Hermione was one of four young to fledge from a nest on an estate owned and managed by the charity, Highland Renewal, on the Hebridean Isle of Mull in 2016. Hermione's satellite tag was sponsored by the University of Central Lancaster (UCLan), whose researchers have recently developed a forensic DNA identification kit specific to hen harriers, which allows individual birds to be identified from tiny samples of genetic material such as blood or feathers. Find out more about this exciting research.
Holly had her first taste of fame when her nest was featured on BBC Scotland's Landward programme in June, in a special feature about hen harriers and persecution. Holly was named after one of the production team. After the glamour of TV, she was given some privacy and the growing brood was watched from further afield.
In mid-October 2015, Holly's satellite tag data suggested she had died in area of upland farmland and forestry to the north east of Glasgow. Despite a thorough search of the area we were unable to locate her body, and therefore do not know the reasons for her death.
Keen is a female bird tagged in Perthshire from a nest of three chicks. She is the third bird to be tagged in an area of woodland managed sustainably by the community for the benefit of everyone, after DeeCee in 2016 and Heather in 2017.
Lia is a female hen harrier and one of four chicks to fledge from a nest on the National Trust's Ysbyty Estate in North Wales, in July 2017. Her nest was monitored by RSPB staff, with the support of the Trust and their tenant farmers. Lia is the first hen harrier ever to have been satellite tagged in Wales. Lia was named by the local RSPB Officer after his young daughter, who is already a keen birdwatcher.
Manu is one of two male hen harriers to fledge from a nest on land owned by Forestry Commission Scotland, in the Scottish Borders,in July 2017. Manu's nest was monitored throughout the summer by Forestry staff and local raptor workers, with support from RSPB.
Mairie is a female hen harrier who fledged on the Hebridean island of Mull in June 2017. She is the second hen harrier to be satellite tagged on Mull by the Hen Harrier LIFE Project, after another female, Hermione, in 2016.Â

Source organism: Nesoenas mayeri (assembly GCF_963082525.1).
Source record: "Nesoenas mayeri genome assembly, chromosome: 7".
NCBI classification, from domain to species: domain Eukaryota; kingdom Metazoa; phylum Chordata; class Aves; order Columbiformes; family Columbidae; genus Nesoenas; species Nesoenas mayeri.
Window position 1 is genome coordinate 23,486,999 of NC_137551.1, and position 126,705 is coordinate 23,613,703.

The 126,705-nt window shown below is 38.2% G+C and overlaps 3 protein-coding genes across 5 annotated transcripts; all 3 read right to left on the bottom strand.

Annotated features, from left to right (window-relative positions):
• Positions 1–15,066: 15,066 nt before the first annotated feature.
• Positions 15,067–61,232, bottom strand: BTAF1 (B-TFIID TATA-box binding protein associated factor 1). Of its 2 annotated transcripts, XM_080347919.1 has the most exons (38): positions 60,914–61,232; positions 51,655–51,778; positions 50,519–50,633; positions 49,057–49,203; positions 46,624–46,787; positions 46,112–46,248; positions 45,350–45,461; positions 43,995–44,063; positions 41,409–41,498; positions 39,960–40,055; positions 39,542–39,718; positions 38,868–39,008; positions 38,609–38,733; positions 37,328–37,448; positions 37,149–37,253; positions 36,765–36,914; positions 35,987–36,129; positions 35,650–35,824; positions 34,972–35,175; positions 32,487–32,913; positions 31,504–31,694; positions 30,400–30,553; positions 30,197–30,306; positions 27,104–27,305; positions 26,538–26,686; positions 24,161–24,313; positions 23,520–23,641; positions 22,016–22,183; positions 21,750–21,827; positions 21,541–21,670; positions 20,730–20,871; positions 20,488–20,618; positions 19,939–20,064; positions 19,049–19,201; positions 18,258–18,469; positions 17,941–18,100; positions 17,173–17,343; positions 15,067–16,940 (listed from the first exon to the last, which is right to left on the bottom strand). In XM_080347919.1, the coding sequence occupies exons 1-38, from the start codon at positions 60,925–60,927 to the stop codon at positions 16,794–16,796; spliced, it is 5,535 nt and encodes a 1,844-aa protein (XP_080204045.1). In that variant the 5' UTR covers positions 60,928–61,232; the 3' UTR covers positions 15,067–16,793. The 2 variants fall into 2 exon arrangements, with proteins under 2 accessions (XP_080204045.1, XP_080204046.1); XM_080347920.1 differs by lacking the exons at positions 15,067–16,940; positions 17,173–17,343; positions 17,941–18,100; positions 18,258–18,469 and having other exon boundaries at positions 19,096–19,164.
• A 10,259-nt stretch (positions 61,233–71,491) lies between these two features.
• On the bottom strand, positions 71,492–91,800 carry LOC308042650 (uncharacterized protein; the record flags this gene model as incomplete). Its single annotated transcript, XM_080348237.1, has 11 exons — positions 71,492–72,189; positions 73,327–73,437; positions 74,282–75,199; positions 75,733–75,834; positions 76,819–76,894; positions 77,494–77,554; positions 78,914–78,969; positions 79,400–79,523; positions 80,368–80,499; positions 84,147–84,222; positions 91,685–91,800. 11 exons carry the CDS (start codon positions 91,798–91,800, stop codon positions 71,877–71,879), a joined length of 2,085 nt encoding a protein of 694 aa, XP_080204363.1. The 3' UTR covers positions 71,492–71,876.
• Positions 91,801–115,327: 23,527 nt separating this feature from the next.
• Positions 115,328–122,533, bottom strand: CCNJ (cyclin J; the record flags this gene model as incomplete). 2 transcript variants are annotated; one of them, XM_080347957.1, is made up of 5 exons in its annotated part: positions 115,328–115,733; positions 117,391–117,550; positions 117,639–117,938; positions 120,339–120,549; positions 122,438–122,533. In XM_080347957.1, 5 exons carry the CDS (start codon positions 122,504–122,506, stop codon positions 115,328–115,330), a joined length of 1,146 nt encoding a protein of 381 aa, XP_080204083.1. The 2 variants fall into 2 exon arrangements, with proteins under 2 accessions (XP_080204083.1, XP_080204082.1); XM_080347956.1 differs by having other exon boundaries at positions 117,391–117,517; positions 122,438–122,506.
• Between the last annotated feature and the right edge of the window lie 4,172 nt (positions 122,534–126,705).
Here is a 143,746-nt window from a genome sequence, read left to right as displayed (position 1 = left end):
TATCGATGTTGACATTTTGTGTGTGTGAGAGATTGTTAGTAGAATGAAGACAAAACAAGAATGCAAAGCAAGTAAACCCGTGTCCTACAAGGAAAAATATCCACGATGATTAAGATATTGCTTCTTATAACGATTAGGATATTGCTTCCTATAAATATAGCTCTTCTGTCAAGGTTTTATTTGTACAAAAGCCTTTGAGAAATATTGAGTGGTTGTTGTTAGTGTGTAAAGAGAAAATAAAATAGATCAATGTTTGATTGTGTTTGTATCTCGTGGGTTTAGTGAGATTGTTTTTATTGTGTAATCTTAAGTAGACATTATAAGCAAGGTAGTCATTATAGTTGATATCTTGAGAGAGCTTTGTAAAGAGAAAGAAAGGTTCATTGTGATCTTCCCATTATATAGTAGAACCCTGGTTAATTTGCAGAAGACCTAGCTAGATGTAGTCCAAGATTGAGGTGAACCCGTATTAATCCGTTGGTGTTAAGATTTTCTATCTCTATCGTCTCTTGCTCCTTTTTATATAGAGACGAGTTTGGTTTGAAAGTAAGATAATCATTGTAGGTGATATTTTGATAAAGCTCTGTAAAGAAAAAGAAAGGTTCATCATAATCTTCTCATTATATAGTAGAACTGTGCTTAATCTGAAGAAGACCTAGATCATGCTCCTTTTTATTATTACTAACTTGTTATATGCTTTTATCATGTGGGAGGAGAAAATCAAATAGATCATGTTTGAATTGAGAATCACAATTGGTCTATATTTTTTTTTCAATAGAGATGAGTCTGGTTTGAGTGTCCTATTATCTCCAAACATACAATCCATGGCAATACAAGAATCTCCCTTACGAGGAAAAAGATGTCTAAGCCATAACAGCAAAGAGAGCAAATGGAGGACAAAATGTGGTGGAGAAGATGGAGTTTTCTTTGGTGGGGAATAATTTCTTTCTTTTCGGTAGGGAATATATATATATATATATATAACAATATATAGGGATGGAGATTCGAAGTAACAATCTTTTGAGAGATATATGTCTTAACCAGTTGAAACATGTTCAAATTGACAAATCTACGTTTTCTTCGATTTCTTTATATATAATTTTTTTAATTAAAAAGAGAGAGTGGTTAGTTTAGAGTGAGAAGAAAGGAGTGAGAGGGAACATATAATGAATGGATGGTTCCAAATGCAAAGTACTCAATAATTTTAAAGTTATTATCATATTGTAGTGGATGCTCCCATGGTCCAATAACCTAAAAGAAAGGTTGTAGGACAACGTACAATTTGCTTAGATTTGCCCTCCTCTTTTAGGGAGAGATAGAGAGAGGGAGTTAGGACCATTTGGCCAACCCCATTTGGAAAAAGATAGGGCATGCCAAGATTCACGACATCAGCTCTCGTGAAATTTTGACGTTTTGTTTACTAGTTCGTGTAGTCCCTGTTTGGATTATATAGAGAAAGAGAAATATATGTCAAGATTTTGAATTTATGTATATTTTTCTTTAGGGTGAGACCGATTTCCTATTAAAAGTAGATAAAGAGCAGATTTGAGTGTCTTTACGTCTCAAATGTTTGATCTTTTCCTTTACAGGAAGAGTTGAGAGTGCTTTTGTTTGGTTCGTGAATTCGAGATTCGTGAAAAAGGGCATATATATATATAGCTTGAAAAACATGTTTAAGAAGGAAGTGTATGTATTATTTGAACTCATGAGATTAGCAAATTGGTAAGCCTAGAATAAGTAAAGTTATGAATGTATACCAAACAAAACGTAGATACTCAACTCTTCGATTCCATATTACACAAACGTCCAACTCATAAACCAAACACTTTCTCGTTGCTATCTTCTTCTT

Mairie was named by a private individual who, in the company of many on Mull, kindly donated towards the satellite tagging project.
Marci is a female chick and the third bird to be tagged at Mar Lodge, one of several chicks born there in 2018. Harriet and Calluna were also tagged there in 2016 and 2017 respectively.
Nyx was tagged in Bowland from a nest of five chicks and is one of 13 birds to successfully fledge in Bowland this year. He is named after Nyx, the shape-shifting water spirit.
Rain was tagged in the Forest of Bowland, and came from a nest of five chicks. She's one of the first hen harrier chicks to be successfully raised in Bowland since 2015.
Female hen harrier, Rannoch, is one of two chicks to have fledged from a nest on land owned and managed by Forestry Enterprise Scotland (FES), in Perthshire, in July 2017. She was satellite tagged by the RSPB in partnership with local members of the Scottish Raptor Study Group and FES, who together, monitored her nest.
Sirius is a male who, alongside his sister, Skylar, was one of three chicks to fledge from a nest in Argyll, on land owned and managed by Forestry Enterprise Scotland (FES) in July 2017. Sirius and his siblings are the first offspring to be produced by our 2016 female, DeeCee, who herself fledged from community-owned land in Perthshire. Skylar's name was chosen as the winner of an online poll run by @RSPB_Skydancer, in which over 450 people took part.
Female, Saorsa, was one of four chicks to fledge from a nest on a private estate in Ross-shire, in June 2017. Her nest was monitored and protected, with the support of the landowner, as part of the Partnership for Action against Wildlife crime in Scotland (PAW Scotland)â€™s Heads Up for Harriers scheme. Her name was chosen by the landowner after the Gaelic word for "freedom".
Skylar is a female who, alongside her brother, Sirius, was one of three chicks to fledge from a nest in Argyll, on land owned and managed by Forestry Enterprise Scotland (FES) in July 2017. Skylar and her siblings are the first offspring to be produced by our 2016 female, DeeCee, who herself fledged from community-owned land in Perthshire. Skylar's name was chosen as the winner of an online poll run by @RSPB_Skydancer, in which over 1,600 people took part.
Thoth is a male chick tagged in the Scottish borders in 2018, named after the Egyptian god with the head of an ibis. His tag was sponsored by Scottish Borders Council to learn more about hen harrier movements in the Scottish Borders. Hilma was his sister.
Tony is one of three chicks to have fledged from a nest at HM Naval Base Clydeâ€™s high security Coulport site in July 2017. The security at the base that protects the submarine service also provides a sanctuary for hen harriers and local MoD Police play an active role in monitoring any nesting attempts alongside experienced local raptor workers. Tony was named by MoD Police Officer John Simpson, in memory of his brother.
Vulcan is a male chick tagged in Northumberland, who came from a nest of five chicks. His father is colour-ringed and is from Langholm. Heâ€™s a favourite of our project team member Jack, and named after the Roman god of fire.
Wendy and her brother Donald were two of four young to fledge from one of two successful nests at HM Naval Base Clyde's high security Coulport site, which is the storage and loading facility for the UK's Trident nuclear warheads. The security at the base that protects the submarine service also provides a sanctuary for hen harriers and local MoD Police play an active role in monitoring any nesting attempts alongside experienced local raptor workers.